- Amazon announced it will introduce a new fee for sellers using its Fulfillment by Amazon program and who want to store and fulfil “dangerous” items like aerosols and lithium-ion batteries.
- The fees are a step higher than those charged to store and fulfil other kinds of items.
- The new fees come after a can of bear repellent fell off a shelf and released fumes in an Amazon warehouse in New Jersey, injuring dozens of workers.
Amazon appears to be discouraging its sellers who use the Fulfillment by Amazon program from sending more dangerous items into its warehouses.
FBA is a program in which third-party sellers send their goods to be stored in Amazon warehouses before they are sold on Amazon.com. Items are then shipped out like a normal order by the e-commerce giant.
Amazon announced on its seller forum last Wednesday that it will be introducing a new fee for “dangerous” items like aerosol cans and lithium-ion batteries that sellers send to Amazon warehouses. The fees are higher than the regular fees Amazon charges for using Fulfillment by Amazon.
For example: a normal item with a shipping weight of between 10 and 16 ounces and is considered small would qualify for a fee of $US2.48, while a “dangerous” item the same size would carry a charge of $US3.45.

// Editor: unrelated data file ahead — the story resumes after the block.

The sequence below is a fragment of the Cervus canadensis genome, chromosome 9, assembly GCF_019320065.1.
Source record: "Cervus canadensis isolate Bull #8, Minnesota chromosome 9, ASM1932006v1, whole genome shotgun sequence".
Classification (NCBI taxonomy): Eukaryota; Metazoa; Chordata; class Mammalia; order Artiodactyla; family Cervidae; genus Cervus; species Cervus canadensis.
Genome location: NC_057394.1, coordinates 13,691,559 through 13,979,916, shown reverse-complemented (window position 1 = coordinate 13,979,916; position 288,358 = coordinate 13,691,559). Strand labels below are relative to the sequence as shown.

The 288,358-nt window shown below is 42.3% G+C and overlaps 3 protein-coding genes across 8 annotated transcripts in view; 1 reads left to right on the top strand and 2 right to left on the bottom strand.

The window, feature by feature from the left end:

Amazon has a full list of items it considers “dangerous,” which mostly consists of items that are “flammable or pressurised aerosol substances and items that contain lithium-ion batteries.”
The new fees will go into effect on February 19, 2019, according to a note on Amazon’s forum for sellers. Amazon did not immediately respond to Business Insider’s request for further comment.
Amazon may have made it more expensive to sell and fulfil these risky items to discourage FBA sellers from sending them to warehouses. Earlier this month, a can of bear spray fell off a shelf in Amazon’s warehouse in Robbinsville, New Jersey. The can released fumes into the fulfillment center, injuring workers.
Twenty-four people were sent to local hospitals, and one was in critical condition, local officials said. In total, 54 workers were affected by the incident.
Those affected reported having difficulty breathing and experiencing a burning sensation in the eyes and throat. Bear repellent is mostly made of capsaicin, the chemical found in hot peppers.
This isn’t the first time a can of bear repellent has exploded in an Amazon warehouse, according to Wired, which reported that two other similar incidents occurred in 2015 and earlier this year.
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